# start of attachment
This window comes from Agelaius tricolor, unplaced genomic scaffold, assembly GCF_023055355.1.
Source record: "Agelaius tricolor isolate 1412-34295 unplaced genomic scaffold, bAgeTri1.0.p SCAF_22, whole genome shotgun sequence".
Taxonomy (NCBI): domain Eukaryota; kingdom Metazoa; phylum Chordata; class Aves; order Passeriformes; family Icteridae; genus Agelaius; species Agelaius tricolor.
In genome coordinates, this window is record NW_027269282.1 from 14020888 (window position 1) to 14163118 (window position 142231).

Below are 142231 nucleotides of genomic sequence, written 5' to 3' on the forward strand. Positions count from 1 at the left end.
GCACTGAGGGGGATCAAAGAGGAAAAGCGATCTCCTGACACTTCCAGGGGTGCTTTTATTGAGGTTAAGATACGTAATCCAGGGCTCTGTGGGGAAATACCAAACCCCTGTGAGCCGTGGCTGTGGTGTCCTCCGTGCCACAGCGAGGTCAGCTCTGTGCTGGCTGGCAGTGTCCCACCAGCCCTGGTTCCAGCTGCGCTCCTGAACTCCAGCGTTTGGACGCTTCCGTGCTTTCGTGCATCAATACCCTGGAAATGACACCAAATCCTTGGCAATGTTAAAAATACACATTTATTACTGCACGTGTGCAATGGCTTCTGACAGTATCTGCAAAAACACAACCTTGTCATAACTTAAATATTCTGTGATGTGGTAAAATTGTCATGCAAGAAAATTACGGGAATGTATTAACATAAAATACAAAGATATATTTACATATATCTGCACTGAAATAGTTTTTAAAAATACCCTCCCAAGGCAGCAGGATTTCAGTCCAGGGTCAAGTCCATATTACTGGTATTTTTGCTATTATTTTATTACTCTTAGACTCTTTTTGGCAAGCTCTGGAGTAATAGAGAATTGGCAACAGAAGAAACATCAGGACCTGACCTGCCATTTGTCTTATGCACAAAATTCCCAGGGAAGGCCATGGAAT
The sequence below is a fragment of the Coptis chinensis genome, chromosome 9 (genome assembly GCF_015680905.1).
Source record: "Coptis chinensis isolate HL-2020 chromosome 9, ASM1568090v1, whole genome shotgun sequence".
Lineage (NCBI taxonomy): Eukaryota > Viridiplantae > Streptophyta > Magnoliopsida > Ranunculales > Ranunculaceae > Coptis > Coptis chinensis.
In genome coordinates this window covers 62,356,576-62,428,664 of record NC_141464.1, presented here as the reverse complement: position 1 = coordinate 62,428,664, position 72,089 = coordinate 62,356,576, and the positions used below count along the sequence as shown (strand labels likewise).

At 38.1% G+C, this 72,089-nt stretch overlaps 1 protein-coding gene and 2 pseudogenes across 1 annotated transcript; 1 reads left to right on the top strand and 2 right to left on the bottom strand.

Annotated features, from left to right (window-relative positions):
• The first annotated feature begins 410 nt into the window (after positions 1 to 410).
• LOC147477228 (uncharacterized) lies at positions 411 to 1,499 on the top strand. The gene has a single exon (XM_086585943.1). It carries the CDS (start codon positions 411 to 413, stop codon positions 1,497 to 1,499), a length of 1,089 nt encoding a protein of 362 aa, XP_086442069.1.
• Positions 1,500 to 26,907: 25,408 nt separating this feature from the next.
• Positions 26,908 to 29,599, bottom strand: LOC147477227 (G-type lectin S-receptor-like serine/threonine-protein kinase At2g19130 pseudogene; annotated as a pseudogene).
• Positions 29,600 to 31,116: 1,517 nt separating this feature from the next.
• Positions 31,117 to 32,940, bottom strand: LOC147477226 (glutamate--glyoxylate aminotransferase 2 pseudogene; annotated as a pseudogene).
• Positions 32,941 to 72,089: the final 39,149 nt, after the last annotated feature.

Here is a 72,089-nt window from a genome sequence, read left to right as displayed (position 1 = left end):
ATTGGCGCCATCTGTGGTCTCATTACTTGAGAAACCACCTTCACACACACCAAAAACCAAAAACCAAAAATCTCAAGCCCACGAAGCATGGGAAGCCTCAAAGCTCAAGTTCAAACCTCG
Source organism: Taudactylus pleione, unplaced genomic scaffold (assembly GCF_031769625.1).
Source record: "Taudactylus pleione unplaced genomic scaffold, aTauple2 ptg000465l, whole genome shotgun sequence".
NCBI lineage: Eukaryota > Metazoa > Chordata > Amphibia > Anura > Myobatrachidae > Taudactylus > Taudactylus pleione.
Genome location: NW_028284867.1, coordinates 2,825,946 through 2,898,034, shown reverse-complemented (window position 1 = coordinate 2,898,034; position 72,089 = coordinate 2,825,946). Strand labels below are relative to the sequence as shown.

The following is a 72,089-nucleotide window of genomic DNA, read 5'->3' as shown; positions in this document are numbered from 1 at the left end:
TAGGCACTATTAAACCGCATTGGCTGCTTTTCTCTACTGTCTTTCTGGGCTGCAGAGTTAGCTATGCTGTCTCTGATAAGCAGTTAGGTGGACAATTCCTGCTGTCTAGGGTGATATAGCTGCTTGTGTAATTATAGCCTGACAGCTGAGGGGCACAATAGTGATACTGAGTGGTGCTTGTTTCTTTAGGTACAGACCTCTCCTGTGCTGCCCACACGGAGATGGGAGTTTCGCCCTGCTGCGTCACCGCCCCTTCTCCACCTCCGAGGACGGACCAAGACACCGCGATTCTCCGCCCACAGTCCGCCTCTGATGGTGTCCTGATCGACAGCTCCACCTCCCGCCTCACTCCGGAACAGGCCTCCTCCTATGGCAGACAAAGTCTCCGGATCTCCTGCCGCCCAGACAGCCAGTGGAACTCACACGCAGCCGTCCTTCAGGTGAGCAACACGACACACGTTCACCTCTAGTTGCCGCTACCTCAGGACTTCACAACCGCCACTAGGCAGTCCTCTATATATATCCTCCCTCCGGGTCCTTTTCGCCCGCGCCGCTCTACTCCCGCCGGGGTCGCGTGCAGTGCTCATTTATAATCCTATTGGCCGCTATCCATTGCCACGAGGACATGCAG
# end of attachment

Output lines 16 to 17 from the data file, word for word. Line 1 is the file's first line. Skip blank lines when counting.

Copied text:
• Positions 26,908 to 29,599, bottom strand: LOC147477227 (G-type lectin S-receptor-like serine/threonine-protein kinase At2g19130 pseudogene; annotated as a pseudogene).
• Positions 29,600 to 31,116: 1,517 nt separating this feature from the next.